The slew of post-apocalyptic media out there makes me realize how screwed I’d be in the event of an actual apocalypse. I have no survival skills and I’m not familiar with any weaponry. Anyway, I picked up The 5th Wave based on reviews that said it didn’t suck, in fact was quite good, and it had a badass teenage heroine à la Katniss. Were these reviews right? Well, yes and no.
Aliens have finally come to Earth, but instead of bringing gifts, they set off a deadly series of events. Here’s a wave-by-wave program to take out the human race:
The 1st Wave: Shut down the technology.
The 2nd Wave: Cause tsunamis that wipe out densely populated coastal areas.
The 3rd Wave: Release a disease that is fatal to most of the remaining humans.
The 4th Wave: Use snipers to hunt down any survivors.
In a matter of months, Cassie Sullivan lost both her parents and saw her little brother get taken away. Some people might have just lost it, but for Cassie, that’s not an option. She swore to Sam that she’d find him again, so she has to stay alive at all costs. After everything she’s witnessed, her number one rule is trust no one.
I have mixed feelings about Cassie. On one hand, I really like her narrative voice. Sure she’s scared, but she’s also determined to survive, and she has this grim sense of humor about her situation. On the other hand, she’s kind of passive and only starts kicking ass towards the end of the book. (There are some awesome action scenes here, by the way.) I was more than willing to forgive Cassie for weird behavior because 1, she’s still a kid and 2, she wasn’t prepared for this. (Like I said, I’d be fucking dead in her position, so I can’t judge.) But then her character fell a few notches for me when some annoying YA tropes raised their heads.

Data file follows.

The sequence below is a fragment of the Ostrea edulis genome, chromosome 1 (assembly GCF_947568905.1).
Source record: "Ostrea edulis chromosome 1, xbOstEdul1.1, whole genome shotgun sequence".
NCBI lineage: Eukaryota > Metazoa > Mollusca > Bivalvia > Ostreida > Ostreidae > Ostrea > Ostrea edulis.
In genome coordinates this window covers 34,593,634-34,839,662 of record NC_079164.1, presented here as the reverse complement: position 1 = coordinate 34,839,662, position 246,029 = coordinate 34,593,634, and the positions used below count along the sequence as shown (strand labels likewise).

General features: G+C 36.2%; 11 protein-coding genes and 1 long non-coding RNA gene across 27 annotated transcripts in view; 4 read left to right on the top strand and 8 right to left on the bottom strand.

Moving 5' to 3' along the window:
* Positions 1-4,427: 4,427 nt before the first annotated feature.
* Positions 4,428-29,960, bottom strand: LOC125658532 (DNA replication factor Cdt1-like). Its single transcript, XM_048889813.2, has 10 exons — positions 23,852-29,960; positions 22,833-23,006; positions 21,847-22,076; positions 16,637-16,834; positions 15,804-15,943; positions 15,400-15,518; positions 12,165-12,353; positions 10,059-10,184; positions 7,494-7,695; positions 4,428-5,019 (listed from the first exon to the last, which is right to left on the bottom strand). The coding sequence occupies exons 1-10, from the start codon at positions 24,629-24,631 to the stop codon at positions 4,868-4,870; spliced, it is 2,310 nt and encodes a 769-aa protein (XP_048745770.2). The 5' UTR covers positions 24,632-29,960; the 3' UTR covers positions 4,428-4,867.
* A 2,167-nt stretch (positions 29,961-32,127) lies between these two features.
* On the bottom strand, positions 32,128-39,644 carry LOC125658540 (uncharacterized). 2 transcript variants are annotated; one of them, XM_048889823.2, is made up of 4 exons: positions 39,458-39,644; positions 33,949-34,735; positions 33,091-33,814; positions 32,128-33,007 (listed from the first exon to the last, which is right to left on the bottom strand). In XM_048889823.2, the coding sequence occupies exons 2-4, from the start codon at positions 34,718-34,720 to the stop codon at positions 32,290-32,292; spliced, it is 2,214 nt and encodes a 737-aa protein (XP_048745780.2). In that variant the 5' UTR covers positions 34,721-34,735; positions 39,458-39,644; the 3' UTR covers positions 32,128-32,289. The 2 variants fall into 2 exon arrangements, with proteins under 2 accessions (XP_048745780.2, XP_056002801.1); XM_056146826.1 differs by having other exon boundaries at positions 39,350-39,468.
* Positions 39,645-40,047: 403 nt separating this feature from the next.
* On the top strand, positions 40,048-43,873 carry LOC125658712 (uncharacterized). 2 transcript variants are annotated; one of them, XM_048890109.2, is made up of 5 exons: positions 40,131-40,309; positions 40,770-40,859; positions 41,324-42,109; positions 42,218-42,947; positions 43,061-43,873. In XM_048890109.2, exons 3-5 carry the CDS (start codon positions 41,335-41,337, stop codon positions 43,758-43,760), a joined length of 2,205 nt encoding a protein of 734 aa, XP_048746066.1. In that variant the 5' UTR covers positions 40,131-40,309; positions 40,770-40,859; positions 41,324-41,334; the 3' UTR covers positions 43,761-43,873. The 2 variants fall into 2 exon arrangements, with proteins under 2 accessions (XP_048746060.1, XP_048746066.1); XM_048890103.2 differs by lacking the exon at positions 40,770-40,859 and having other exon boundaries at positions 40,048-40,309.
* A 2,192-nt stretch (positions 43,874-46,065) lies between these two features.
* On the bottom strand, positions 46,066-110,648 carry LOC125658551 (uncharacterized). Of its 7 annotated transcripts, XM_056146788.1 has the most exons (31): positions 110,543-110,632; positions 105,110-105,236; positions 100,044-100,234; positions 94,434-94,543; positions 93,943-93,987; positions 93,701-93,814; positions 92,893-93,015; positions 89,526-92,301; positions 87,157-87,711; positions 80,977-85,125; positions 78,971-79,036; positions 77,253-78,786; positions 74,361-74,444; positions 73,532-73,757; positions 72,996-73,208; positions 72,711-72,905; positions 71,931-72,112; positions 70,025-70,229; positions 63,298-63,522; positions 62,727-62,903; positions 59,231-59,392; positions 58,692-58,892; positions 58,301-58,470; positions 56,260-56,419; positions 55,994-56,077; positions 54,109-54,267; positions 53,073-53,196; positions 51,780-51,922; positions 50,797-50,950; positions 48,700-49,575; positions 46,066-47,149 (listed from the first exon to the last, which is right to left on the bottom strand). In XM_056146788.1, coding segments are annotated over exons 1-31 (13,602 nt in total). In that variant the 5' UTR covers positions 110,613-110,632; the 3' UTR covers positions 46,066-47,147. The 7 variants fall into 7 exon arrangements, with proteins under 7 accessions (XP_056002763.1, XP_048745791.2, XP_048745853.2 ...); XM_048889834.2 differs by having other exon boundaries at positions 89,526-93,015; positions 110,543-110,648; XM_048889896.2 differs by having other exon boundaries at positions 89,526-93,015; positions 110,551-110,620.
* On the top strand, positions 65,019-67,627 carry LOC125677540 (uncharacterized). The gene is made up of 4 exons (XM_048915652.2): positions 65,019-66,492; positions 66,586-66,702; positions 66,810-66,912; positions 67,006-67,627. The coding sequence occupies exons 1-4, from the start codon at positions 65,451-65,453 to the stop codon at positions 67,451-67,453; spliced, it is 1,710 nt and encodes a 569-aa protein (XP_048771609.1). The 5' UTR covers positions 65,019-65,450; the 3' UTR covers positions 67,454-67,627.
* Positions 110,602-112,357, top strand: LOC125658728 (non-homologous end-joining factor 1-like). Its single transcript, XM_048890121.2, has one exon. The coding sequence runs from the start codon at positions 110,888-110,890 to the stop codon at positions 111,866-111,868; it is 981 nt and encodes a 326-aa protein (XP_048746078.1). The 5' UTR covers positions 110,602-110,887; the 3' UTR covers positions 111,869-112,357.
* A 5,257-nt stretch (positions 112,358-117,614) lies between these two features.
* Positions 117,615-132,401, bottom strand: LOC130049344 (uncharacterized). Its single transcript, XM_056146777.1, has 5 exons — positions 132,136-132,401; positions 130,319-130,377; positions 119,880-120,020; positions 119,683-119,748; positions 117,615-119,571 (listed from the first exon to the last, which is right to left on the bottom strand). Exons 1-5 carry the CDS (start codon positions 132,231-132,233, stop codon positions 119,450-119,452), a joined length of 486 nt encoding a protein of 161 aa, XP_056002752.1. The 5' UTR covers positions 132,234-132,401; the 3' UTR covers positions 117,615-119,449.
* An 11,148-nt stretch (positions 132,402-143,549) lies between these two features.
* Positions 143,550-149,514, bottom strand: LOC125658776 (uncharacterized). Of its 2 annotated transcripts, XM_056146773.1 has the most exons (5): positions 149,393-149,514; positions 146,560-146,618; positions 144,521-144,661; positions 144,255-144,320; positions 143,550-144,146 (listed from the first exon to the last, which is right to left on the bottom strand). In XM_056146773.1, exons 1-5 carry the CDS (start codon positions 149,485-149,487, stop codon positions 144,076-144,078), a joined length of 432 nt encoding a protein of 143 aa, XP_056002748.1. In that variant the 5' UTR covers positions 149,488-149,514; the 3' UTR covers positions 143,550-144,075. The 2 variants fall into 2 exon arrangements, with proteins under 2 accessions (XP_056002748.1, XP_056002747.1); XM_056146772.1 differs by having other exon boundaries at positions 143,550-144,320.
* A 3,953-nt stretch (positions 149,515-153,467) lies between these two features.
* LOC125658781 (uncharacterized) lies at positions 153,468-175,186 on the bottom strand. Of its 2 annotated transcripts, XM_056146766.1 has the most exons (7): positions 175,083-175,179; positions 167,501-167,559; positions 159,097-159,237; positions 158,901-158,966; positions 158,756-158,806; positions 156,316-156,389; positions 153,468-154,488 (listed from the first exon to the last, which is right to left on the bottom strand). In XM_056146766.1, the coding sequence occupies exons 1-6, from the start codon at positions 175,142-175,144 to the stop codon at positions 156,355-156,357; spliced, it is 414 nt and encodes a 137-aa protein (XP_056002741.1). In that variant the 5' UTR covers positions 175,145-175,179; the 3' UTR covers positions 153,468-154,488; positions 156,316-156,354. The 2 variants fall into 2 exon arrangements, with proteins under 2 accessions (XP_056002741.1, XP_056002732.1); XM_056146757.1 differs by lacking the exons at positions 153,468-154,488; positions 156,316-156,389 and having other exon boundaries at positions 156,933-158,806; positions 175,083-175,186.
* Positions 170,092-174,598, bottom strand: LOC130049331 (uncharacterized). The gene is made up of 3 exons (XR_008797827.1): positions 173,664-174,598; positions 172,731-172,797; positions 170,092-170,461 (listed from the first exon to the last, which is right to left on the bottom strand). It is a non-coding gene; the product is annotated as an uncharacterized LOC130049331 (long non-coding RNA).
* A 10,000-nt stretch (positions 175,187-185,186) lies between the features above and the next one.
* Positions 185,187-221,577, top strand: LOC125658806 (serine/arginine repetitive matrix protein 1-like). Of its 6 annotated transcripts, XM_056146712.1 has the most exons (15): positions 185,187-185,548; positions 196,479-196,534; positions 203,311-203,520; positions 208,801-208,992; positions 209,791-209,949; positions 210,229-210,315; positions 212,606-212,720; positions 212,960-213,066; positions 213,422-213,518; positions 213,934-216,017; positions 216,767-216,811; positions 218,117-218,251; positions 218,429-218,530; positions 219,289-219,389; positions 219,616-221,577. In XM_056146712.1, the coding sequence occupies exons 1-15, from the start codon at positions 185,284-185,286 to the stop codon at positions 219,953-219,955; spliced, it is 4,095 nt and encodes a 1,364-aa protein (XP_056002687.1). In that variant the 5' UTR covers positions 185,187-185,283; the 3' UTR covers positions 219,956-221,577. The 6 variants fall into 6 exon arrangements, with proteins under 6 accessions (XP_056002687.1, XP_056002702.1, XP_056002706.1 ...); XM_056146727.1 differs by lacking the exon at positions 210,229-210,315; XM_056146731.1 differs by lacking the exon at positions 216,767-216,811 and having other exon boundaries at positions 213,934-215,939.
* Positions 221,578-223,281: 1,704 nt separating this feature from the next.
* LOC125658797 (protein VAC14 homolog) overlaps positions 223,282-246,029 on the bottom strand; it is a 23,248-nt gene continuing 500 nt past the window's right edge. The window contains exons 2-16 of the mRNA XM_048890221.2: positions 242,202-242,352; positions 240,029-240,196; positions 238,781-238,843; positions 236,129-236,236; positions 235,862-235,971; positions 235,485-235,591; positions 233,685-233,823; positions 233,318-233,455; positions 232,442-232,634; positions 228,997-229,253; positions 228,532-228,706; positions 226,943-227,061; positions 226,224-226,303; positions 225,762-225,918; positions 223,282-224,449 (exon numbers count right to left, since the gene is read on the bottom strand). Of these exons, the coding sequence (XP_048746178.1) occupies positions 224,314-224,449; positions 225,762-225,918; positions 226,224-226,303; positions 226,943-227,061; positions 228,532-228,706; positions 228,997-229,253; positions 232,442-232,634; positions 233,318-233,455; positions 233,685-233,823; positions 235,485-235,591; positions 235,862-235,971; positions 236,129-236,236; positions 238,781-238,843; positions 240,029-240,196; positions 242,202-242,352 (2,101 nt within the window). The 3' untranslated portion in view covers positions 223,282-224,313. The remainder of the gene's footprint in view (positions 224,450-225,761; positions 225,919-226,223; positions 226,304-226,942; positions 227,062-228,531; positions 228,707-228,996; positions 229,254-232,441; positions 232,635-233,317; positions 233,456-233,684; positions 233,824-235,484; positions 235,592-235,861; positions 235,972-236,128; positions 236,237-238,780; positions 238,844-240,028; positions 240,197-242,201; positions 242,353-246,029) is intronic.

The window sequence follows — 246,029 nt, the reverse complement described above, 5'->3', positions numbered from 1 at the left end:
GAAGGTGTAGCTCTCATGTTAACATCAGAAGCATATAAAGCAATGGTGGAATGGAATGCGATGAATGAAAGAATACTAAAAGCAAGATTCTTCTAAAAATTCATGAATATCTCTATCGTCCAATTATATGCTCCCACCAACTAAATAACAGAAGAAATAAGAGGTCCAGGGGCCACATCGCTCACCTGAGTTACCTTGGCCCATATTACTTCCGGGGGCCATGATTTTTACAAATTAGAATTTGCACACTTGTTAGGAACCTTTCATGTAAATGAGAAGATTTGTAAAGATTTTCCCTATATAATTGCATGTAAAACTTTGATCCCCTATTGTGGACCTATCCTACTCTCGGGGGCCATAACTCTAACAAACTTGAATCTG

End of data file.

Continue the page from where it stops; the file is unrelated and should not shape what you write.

Warning, the next paragraph is pretty spoilery. I’ve hidden the really big one.
During the first act, Cassie’s unease is depicted so well that it’s contagious. Then we go into the tension-killer that is the second act. After she gets shot in the leg, Cassie is found and nursed back to health by dreamy Evan Walker. To say the least, it’s a drastic shift in tone. Now she’s in a cozy farmhouse with a super-hot guy who’s happy to wash her hair and feed her freshly baked bread. (That weird noise you hear is the sound of my eyes rolling.) Some of the revelations about Evan concerned me. Turns out he is a Silencer, and killing Cassie was one of his assignments. He shot her in the leg because he couldn’t bear to shoot her in the head. Is a guy watching you, following you, and dear God, attacking you just par for the course these days? Then there’s the not-so-subtle buildup to a love triangle. It’s a-comin’. Lord have mercy.
So, what did I like? There are multiple narrations, which I wasn’t expecting but are really well done. Another survivor, Zombie, is being trained as a soldier alongside children, and his story alternates with Cassie’s. Like Suzanne Collins, Rick Yancey had the knack of creating many characters that I actually got attached to, and when some of them died – yes, died – I was genuinely moved. The end of the book is packed with awesome action scenes. But what really gripped me was the suspense. The aliens aren’t just able to look and act human, they also know how humans think and react. Who can you trust in a world like that? That was enough to get me past the YA cliches and fails in logic. Hopefully some of the remaining questions will be answered in The Infinite Sea.
Three and a half stars.